for example, take a bite out of a chapati and pass it on. When drinking out of
a cup or bottle to be shared with others, don’t let it touch your lips, but rather
pour it directly into your mouth. This custom also protects you from things
like hepatitis. It is customary to wash your hands before and after eating.
Privately run phone services with international direct dialling facilities are very
widespread. Advertising themselves with the acronyms STD/ISD (standard trunk dialling/
international subscriber dialling), they are extremely quick and easy to use; some stay open
24 hours. Both national and international calls are dialled direct. To call abroad, dial the
international access code (00), the code for the country you want – +1 for Canada, for
example – the appropriate area code (leaving out any initial zeros), and the number you
want; then you speak, pay your bill, which is calculated in seconds, and leave.
Prices vary between private places and are slightly cheaper at official telecommunications
offices; many have fax machines too. Calling from hotels is usually more expensive.
“Call back” (or “back call”, as it is often known) is possible at most phone booths
and hotels, although check before you call and be aware that, in the case of
booths, this facility rarely comes without a charge of Rs3-10 per minute.
to 7pm – but this falls to half rate on Sundays, national holidays, and daily from
7am to 8am and 7pm to 8.30pm, after which the charge is reduced further.
Call charges to and from mobile phones are far lower in India than Western countries,
which is why lots of foreign tourists opt to sign up to a local network while they’re
travelling. To do this you’ll need to buy an Indian SIM card from a mobile phone shop;
these cost around Rs150, plus the price of a top-up card (varying from Rs150-500). Your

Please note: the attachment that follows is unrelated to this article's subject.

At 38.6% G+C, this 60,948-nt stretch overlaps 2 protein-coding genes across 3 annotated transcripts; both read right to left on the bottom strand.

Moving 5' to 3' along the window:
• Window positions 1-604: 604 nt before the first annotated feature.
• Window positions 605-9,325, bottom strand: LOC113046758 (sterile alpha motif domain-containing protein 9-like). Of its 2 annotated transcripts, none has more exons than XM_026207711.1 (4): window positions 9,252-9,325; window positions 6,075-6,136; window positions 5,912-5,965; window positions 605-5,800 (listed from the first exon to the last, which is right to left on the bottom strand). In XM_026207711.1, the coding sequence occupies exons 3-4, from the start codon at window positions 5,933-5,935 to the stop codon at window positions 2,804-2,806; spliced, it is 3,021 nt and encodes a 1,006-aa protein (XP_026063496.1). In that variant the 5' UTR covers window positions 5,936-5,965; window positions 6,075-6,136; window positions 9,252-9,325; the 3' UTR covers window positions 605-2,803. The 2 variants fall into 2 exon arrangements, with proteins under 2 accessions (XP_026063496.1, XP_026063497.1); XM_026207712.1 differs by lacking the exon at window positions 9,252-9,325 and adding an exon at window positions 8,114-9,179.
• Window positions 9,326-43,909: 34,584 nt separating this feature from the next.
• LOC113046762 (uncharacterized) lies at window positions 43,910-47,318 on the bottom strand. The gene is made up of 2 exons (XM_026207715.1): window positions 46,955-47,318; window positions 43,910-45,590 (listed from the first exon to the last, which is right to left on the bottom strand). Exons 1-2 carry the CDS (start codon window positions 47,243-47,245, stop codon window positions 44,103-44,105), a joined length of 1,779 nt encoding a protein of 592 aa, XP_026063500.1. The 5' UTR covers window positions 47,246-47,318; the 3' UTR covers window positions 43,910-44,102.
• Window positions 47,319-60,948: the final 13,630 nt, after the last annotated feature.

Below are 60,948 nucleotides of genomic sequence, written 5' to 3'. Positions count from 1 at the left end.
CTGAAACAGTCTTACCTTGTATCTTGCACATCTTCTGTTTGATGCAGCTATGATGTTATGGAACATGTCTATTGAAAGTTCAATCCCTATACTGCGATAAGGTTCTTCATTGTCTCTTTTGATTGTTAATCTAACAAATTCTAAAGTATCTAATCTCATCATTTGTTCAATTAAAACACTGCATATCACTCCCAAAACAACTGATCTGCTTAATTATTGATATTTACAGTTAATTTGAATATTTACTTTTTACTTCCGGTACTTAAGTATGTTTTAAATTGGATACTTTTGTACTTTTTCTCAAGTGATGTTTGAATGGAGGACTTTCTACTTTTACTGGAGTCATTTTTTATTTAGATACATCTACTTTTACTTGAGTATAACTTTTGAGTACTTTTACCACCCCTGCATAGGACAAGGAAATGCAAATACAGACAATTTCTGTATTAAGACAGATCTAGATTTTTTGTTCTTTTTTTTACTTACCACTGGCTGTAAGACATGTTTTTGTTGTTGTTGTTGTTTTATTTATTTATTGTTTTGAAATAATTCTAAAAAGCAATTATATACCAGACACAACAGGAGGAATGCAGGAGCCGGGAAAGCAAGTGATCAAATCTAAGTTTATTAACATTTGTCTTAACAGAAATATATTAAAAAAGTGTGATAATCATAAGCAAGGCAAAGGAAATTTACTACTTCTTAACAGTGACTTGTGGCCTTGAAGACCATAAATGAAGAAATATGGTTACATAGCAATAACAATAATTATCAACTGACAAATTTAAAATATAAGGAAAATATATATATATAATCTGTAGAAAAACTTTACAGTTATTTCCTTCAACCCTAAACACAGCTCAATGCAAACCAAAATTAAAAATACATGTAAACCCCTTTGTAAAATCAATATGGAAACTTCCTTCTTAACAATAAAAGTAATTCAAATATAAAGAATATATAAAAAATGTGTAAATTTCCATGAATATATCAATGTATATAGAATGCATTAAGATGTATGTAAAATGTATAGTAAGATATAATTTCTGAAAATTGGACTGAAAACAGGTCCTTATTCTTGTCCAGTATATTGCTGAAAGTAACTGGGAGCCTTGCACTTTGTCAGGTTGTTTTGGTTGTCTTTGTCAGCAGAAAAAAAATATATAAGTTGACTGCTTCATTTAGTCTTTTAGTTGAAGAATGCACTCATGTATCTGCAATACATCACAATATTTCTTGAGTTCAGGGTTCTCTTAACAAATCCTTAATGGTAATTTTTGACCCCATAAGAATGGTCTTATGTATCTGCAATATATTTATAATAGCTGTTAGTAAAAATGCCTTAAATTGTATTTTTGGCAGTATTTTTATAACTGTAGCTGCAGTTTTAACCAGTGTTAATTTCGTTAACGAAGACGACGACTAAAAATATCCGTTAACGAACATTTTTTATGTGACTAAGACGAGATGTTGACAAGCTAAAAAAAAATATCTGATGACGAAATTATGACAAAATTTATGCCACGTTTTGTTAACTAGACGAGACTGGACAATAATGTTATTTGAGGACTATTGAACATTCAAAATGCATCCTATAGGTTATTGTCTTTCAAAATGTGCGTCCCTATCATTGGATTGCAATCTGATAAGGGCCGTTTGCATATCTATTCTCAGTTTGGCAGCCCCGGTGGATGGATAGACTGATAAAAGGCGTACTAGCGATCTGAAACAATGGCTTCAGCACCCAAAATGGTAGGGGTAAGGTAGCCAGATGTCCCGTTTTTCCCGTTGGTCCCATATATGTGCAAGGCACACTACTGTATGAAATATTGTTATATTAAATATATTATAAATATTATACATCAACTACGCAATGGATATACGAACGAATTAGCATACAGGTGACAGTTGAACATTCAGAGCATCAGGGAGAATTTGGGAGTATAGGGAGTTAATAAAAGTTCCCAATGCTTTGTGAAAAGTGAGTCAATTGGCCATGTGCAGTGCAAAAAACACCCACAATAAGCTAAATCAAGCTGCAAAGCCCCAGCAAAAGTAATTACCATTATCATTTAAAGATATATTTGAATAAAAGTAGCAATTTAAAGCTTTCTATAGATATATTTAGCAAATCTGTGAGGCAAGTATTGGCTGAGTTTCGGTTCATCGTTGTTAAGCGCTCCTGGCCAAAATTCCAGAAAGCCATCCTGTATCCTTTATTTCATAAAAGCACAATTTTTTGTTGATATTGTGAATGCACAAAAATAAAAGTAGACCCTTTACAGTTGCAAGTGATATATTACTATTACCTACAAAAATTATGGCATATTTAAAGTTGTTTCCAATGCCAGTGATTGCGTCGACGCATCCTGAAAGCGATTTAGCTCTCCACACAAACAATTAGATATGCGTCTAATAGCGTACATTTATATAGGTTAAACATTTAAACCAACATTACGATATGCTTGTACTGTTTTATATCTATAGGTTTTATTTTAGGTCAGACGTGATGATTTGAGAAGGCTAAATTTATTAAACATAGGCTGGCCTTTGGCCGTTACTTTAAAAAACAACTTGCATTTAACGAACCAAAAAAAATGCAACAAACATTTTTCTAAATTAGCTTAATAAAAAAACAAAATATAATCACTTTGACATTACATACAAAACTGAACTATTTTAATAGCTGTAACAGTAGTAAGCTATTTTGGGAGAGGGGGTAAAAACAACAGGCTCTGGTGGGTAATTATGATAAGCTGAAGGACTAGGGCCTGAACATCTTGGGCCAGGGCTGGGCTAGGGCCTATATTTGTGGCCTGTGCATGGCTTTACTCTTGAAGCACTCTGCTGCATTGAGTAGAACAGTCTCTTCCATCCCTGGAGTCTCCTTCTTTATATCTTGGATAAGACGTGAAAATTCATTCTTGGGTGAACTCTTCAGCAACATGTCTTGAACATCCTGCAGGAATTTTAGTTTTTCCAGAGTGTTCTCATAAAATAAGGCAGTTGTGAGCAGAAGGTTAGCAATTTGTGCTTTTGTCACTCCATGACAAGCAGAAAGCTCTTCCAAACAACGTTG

retailer will help you get connected. They’ll also advise you on which company to use.
Different states tend to be dominated by one or other of the main firms – Airtel, BPL or
!dea (formerly AT&T). If you intend to stay inside their designated coverage area, charges
for texts and calls are cheap. However, to use your phone outside your company’s coverage
you’ll need to shell out extra for a roaming facility – otherwise, you’ll have to buy a new SIM
card each time you change states. Note that when roaming, both you and your caller pay
for incoming calls. We will be in three states, Uttar Pradesh, Himachal Pradesh and Bihar.
In all the large cities and in many tourist towns there are Internet and email facilities
accessible to the general public, usually at cybercafés, though many hotels and STD
booths offer this service as well. Charges for Internet use range from Rs10 to Rs60
per hour for reading mail and browsing, and extra for printing; most centres offer
membership deals which can cut costs. You should make constant checks to see whether
your connection is still alive; in the main cities and resorts faster connections through
ISDN/broadband is now common, though they cost twice the price of standard dialup
connections. The shops that advertise email alongside unrelated business concerns are
cheaper, but you have to send and receive mail through their own private account.
In spite of the crushing poverty and the yawning gulf between rich and poor, India is,
on the whole, a safe country in which to travel. The best way of enjoying the country is
to stay relaxed but with your wits about you. Crime levels in India are a long way below
those of Western countries, and violent crime against tourists is extremely rare. Virtually
none of the people who approach you on the street intend any harm: most want to sell
you something (though this is not always made apparent immediately), some want to
practise their English, others (if you’re a woman) to chat you up, while more than a few
just want to add your address to their book or have a snap taken with you. Anyone offering
wonderful-sounding moneymaking schemes, however, is almost certain to be a con artist.
It’s not a bad idea to keep $100 or so separately from the rest of your money, along
with your travellers’ cheque receipts, insurance policy number and phone number
for claims, and a photocopy of the pages in your passport containing personal data
and your Indian visa. This will cover you in case you do lose all your valuables.